Gay rights and non-Christian groups have opposed the waiver.

The U.S. Government has granted religious liberty to government-funded foster care agencies in South Carolina to discriminately deny non-Christians and gay couples who wish to be foster parents. As per the requirements of the Department of Health and Human Services (HHS) waiver, any family rejected by Miracle Hill must be directed to the Department of Social Services.

Miracle Hill Ministries was forced to ask for a waiver as an Obama-era legislation expressly prohibits publicly funded and licensed foster care agencies to serve exclusively to particular religions. Henry McMaster, the Governor of South Carolina, had requested the waiver. The governor credited President Trump for ensuring that South Carolina keeps the maximum number of groups to help place all foster children. Miracle Hill is responsible for about 15 percent of South Carolina’s foster care placements. Before the waiver, the foster care agency was at risk of losing its license due to the Obama-era regulation.

Reid Lehman, the CEO of Miracle Hill, issued a statement saying the exemption decision permits his organization to hold on to its license and continue to serve almost 200 foster children. He termed the bureaucratic procedure as Miracle Hill's right to exist.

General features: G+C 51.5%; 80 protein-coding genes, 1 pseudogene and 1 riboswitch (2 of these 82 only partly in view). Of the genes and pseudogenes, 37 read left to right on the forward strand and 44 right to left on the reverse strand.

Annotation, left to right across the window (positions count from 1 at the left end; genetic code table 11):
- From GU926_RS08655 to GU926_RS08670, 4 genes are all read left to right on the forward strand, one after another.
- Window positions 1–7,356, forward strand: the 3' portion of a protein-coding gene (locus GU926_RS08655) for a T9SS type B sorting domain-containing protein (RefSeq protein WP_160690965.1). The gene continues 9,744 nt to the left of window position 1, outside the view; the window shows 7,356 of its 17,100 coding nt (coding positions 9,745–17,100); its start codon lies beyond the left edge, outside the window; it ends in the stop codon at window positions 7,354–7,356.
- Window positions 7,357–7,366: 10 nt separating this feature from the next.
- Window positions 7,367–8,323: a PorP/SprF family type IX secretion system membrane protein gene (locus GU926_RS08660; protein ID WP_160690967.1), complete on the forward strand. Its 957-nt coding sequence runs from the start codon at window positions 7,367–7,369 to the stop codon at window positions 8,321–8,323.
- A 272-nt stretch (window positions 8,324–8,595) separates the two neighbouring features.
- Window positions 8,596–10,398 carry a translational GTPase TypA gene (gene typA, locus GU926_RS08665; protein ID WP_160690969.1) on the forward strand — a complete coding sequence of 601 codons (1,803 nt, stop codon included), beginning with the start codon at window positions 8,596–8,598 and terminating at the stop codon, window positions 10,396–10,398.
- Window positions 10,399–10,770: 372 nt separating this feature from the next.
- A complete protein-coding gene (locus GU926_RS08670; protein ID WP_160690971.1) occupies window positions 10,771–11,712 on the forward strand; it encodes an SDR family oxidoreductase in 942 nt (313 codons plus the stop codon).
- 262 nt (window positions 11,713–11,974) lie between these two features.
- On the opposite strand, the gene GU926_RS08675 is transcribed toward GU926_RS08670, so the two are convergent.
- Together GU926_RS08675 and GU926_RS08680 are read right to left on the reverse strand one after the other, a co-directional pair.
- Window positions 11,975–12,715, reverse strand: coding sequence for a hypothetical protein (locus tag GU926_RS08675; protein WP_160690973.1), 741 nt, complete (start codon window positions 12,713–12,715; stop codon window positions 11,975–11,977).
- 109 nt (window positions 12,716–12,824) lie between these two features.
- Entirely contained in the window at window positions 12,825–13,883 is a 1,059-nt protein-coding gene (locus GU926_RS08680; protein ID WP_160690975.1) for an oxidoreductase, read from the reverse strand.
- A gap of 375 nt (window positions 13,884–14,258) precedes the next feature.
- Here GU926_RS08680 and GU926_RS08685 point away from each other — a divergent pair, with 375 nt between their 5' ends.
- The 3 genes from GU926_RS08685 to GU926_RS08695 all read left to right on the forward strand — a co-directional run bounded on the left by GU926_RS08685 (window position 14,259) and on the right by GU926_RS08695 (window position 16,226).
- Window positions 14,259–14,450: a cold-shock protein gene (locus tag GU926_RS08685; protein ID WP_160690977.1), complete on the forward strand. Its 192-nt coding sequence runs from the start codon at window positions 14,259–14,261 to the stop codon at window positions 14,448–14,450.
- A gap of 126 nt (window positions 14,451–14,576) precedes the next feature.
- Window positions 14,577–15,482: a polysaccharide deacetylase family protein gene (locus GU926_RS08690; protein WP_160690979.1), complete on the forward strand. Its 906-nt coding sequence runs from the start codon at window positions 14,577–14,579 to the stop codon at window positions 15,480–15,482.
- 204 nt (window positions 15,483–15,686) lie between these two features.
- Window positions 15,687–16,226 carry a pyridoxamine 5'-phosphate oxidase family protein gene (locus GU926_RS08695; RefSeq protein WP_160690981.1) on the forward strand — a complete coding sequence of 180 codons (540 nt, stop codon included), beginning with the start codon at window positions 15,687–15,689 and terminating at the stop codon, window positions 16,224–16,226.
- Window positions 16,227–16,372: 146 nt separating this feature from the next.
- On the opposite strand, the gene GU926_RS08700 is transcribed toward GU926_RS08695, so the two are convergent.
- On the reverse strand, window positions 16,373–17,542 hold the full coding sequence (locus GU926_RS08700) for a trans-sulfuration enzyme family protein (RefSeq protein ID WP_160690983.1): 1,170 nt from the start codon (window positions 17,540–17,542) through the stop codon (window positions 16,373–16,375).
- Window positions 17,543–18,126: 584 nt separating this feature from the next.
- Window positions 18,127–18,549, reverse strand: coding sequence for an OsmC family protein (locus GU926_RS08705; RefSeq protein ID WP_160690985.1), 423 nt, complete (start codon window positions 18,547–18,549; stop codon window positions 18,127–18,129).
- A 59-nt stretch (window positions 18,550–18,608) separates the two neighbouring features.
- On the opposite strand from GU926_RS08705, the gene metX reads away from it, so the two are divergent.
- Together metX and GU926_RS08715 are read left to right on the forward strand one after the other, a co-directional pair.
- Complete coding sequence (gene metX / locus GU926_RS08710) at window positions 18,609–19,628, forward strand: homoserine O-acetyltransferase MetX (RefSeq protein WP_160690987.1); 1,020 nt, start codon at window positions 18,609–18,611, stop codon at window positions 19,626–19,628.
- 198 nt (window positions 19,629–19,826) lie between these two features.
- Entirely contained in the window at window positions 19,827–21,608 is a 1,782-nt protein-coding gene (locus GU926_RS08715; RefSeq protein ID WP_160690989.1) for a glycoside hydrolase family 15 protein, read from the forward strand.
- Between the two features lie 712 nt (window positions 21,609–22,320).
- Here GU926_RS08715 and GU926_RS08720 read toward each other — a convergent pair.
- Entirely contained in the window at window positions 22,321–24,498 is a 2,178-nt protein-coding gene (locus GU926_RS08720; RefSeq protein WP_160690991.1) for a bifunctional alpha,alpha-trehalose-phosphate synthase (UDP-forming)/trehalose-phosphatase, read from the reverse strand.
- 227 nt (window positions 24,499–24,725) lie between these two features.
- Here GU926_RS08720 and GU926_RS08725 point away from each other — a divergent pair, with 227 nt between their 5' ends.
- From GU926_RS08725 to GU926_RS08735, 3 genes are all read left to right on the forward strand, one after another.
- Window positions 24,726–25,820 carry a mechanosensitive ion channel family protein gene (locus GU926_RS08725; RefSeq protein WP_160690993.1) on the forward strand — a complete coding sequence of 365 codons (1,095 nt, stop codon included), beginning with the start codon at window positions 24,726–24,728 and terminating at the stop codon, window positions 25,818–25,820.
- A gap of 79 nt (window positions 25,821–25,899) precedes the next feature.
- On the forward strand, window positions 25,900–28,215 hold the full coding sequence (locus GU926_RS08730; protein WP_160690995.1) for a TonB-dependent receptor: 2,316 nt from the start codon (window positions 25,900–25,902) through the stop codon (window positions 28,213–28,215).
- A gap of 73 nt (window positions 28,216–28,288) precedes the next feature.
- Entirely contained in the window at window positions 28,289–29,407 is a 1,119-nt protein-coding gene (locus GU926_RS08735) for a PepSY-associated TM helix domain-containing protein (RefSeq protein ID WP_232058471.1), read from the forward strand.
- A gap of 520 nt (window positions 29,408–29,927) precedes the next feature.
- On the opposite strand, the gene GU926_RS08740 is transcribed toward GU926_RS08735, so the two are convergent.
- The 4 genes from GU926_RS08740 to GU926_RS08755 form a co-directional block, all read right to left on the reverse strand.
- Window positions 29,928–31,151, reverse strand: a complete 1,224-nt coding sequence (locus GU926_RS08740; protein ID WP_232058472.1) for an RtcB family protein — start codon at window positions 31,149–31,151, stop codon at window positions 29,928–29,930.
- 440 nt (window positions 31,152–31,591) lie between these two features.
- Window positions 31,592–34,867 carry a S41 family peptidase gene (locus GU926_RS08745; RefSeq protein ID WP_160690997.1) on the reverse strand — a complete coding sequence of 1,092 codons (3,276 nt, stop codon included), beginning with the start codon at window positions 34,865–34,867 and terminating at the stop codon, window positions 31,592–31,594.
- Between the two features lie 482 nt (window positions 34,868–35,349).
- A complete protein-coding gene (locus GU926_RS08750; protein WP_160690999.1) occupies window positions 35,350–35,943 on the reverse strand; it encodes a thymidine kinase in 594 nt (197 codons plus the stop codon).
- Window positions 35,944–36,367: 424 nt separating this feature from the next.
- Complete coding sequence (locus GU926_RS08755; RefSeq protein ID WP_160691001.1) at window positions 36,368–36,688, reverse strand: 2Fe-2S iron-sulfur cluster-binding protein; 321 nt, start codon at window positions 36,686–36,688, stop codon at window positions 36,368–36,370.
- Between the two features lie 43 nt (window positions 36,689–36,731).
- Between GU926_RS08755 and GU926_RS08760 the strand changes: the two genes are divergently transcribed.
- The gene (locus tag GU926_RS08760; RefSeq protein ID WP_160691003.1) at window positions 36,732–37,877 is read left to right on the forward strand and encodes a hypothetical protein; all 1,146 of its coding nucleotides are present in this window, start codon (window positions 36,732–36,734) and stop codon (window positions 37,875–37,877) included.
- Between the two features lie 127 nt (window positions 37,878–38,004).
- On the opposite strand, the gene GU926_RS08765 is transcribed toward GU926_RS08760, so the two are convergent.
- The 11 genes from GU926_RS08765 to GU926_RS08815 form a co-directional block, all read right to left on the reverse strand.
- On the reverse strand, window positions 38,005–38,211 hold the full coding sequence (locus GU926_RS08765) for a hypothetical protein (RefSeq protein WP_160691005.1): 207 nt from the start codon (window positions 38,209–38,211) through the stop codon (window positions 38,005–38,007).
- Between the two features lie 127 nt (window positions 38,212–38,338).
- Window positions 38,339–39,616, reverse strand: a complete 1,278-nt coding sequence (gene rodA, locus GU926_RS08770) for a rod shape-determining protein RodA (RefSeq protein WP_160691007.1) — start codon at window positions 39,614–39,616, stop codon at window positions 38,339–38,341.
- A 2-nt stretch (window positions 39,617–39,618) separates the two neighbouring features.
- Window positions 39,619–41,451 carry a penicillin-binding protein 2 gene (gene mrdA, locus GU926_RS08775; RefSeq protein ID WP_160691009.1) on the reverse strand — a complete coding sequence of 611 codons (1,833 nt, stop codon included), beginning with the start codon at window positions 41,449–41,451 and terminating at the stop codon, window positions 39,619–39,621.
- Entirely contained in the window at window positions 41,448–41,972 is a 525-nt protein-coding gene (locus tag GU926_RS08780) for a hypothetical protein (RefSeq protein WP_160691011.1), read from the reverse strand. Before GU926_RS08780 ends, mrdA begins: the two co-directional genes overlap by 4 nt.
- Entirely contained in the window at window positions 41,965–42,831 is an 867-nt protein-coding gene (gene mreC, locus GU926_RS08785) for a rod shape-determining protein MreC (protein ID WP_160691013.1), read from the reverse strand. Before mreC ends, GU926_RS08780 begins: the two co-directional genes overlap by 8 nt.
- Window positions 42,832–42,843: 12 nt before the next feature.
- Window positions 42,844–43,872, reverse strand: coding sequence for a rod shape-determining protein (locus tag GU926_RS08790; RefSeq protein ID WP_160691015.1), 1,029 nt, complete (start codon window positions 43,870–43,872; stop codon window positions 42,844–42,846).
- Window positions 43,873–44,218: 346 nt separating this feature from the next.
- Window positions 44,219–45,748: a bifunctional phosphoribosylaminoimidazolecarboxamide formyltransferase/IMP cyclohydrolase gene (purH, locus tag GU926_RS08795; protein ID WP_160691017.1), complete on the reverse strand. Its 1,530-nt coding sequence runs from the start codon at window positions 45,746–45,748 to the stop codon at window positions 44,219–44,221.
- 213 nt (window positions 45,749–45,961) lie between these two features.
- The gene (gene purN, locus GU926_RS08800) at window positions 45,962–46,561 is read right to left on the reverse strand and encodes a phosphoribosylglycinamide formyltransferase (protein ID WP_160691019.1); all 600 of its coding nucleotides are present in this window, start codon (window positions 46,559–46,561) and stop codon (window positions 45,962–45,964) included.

Non-Christian groups and gay rights activists opposed the waiver. They said it would slash down the number of individuals who want to be foster parents. Such an exemption, they pointed out, also permits using public money to remove fundamental rights. Christina Wilson Remlin, who is the lead lawyer of the organization Children’s Rights, held no punches. She termed this decision “state-sanctioned and government-funded discrimination.” The group has previously filed a case and won against South Carolina over the state’s foster care system. According to Children’s Rights, a disproportionately huge number of children are now present in institutions, and too many children are taken far away from their respective biological families. The state, the organization alleged, has denied treatment leading to non-satisfaction of the foster children’s medical needs.

The CEO of civil rights group Anti-Defamation League, Jonathan Greenblatt, said his group fought the exemption for months and was shocked the administration has granted a waiver which enables discrimination against all non-Christians by a federal government-funded adoption agency.

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